Leaders’ debate on the economy: Narrow appeal of private interests

Renewal Update (September 18) – A debate said to be on the economy with three party leaders was hosted last night by the Globe and Mail. It is one of several debates for the 2015 election, all organized by private interests. If an informed electorate is the bedrock of democracy as is often claimed then, on a scale of one to ten, the debate didn’t even hit the charts. If the debates define the election issues and provide the framework for how the people are to participate as the ruling circles and their monopoly media like to repeat, then we have only the say so of the political parties themselves and their particular champions amongst the media. They are the ones telling us who “won” the debate and why. As one pundit put it – it was not the voters. We concur. The voters are no more in charge of their economy as a result of the debate than they were before it took place.

Each of the privatized, neo-liberal debates organized in this election has been narrower than the last. The Maclean’s debate had less than 40 per cent of the viewers of the 2011 simulcast election debates, and that number came overwhelmingly from the three television stations on which it appeared. Only 1.5 million Canadians watched at any given time and only 278,000 tuned in online. The Globe debate aired on only one of those television stations and dropped one of the four party leaders included in the Maclean’s debate.

It looks like the ruling class which organizes these election debates is appealing to a very narrow section of Canadians indeed. It is they, not the people, who are choosing which champion is fit to win the spoils of war.

A debate on the concerns of women in Canada was not even deemed worthy of participation by two of the party leaders, nor did any private broadcasters come forward to sponsor it, so it was cancelled.

Renewal Update will give extensive coverage to both the economy and the concerns of women at this time.

Harper’s bogus budget surplus victory

Depths of Harper government attacks on working class

Employees and employers pay a payroll tax into the Employment Insurance Fund. The EI system is supposed to sustain unemployed workers while they look for a job. This is not the case. EI benefit eligibility has been so tightened most unemployed Canadians no longer qualify for benefits. Less than 40 per cent of officially unemployed Canadians now qualify for regular EI benefits. This means the program into which Canadian workers pay taxes does not represent a social program that they can rely on when losing their jobs for whatever reason.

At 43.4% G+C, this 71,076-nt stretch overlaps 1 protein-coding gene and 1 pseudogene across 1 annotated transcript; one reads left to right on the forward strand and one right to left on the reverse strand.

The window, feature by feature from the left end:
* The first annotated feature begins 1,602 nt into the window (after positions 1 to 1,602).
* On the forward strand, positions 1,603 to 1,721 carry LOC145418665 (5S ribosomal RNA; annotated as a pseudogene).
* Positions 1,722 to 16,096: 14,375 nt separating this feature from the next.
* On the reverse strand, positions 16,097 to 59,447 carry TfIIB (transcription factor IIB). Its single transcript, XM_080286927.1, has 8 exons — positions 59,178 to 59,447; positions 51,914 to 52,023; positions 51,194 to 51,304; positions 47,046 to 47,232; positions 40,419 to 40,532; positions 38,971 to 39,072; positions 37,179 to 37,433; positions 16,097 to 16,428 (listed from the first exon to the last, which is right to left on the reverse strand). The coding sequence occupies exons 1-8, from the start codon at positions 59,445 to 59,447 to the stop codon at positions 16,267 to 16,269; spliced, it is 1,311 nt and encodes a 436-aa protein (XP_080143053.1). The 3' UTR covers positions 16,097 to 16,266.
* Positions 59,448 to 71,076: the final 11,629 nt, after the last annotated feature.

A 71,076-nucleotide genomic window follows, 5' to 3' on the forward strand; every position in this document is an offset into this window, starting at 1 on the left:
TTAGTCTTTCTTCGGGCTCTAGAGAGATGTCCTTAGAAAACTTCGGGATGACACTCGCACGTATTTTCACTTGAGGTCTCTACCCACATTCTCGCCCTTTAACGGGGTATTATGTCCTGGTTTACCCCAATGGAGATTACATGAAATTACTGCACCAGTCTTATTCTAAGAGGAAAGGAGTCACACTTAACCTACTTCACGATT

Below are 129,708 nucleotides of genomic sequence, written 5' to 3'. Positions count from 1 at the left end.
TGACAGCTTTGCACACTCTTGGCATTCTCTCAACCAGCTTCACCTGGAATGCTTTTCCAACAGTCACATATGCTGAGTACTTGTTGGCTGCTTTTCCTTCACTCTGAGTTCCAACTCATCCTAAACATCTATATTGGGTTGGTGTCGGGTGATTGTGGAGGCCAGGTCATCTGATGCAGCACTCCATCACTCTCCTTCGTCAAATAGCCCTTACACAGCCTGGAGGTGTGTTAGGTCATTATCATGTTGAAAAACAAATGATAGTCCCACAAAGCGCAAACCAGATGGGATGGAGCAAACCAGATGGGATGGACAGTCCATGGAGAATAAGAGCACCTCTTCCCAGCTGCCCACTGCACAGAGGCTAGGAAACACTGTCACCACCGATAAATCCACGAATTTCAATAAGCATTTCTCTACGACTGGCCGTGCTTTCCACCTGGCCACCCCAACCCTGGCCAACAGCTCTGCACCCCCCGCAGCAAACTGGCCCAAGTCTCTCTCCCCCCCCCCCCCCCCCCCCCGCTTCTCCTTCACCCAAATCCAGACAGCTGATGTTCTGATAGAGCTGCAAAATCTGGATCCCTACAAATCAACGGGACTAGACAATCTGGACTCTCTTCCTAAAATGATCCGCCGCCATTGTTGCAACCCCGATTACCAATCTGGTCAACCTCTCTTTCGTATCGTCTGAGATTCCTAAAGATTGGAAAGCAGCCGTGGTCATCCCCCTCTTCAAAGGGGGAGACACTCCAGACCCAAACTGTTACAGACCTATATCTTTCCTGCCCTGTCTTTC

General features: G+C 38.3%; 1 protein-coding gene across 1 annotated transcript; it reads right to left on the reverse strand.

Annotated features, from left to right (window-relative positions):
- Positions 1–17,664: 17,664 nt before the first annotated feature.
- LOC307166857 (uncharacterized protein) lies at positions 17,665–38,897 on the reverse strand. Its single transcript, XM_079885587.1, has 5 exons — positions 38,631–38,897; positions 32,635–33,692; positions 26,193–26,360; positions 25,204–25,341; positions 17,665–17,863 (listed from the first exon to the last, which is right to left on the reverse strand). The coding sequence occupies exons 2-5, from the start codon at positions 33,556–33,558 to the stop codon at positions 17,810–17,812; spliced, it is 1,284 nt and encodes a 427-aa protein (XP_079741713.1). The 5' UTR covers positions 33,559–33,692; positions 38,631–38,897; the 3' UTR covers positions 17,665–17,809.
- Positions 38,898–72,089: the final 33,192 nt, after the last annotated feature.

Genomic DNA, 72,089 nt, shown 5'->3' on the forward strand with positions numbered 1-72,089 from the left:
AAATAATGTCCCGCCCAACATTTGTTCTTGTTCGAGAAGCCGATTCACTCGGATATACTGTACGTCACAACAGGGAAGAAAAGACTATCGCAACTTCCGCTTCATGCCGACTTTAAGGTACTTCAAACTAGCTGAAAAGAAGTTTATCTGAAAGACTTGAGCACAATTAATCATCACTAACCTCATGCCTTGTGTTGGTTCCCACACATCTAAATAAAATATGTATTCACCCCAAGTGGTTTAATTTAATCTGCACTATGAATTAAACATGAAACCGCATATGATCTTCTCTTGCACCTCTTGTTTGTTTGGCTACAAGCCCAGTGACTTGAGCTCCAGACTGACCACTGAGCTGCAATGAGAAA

Routinely refusing EI benefits to over 60 per cent of unemployed workers means that the EI fund records a regular large surplus. This surplus amounted to $4.5 billion for 2014-15. Finance Canada in its recent summary of the Harper federal budget, said the $4.5 billion EI surplus was moved over to general revenue to help create a general government budget surplus of $1.9 billion. Without siphoning the $4.5 billion away from the EI program, the Harper government general budget would have recorded a $2.6 billion deficit not the $1.9 billion surplus Harper is trumpeting all over the country as a great neo-liberal victory.

People should denounce with total revulsion and disgust Harper’s so-called surplus budget victory, paid for in part through additional hardships of unemployed Canadians. The neo-liberal surplus is an anti-social anti-worker attack to pay the rich, destroy social programs and further weaken the economy.

A recent study by LivingWork.ca reveals the depths of the Harper Conservative attack on the working class (see announcement by PSAC below). Instead of dealing with the scourge of unemployment, Harper has cut back social programs that alleviate its consequences on the working class. The result is cruel punishment for the unemployed for economic problems over which workers have no control and for which they are not responsible. A government that attacks its own people in such a way and tells them to fend for themselves in an economy and social structure over which they have no control and which is completely socialized is not fit to govern.

New report shows workers feeling the recession

– Public Service Alliance of Canada –

Mass actions against the Harper goverment’s wrecking of EI: (top) New Brunswick – 2012 and (bottom) Montreal – 2013.

A new report on Employment Insurance demonstrates that the recession is hitting Canadian workers hard. The report, Employment Insurance Levels on the Rise- this is more than a “technical recession”, highlights that most workers now do not receive any EI benefits when they lose their jobs.

Current Recession Is Real

The report provides solid proof that we are in a recession, despite claims of the Harper Conservatives that this recession is “technical” and not widespread. The effects of the recession are very real for Canadian families and communities.

The Facts

The number of EI claims have risen 17% in a year-to-year comparison between June 2014 and June 2015. EI claims have risen in several provinces, which shows that the recession is not just affecting the oil sector and Alberta.

Most Unemployed Workers Can’t Get Benefits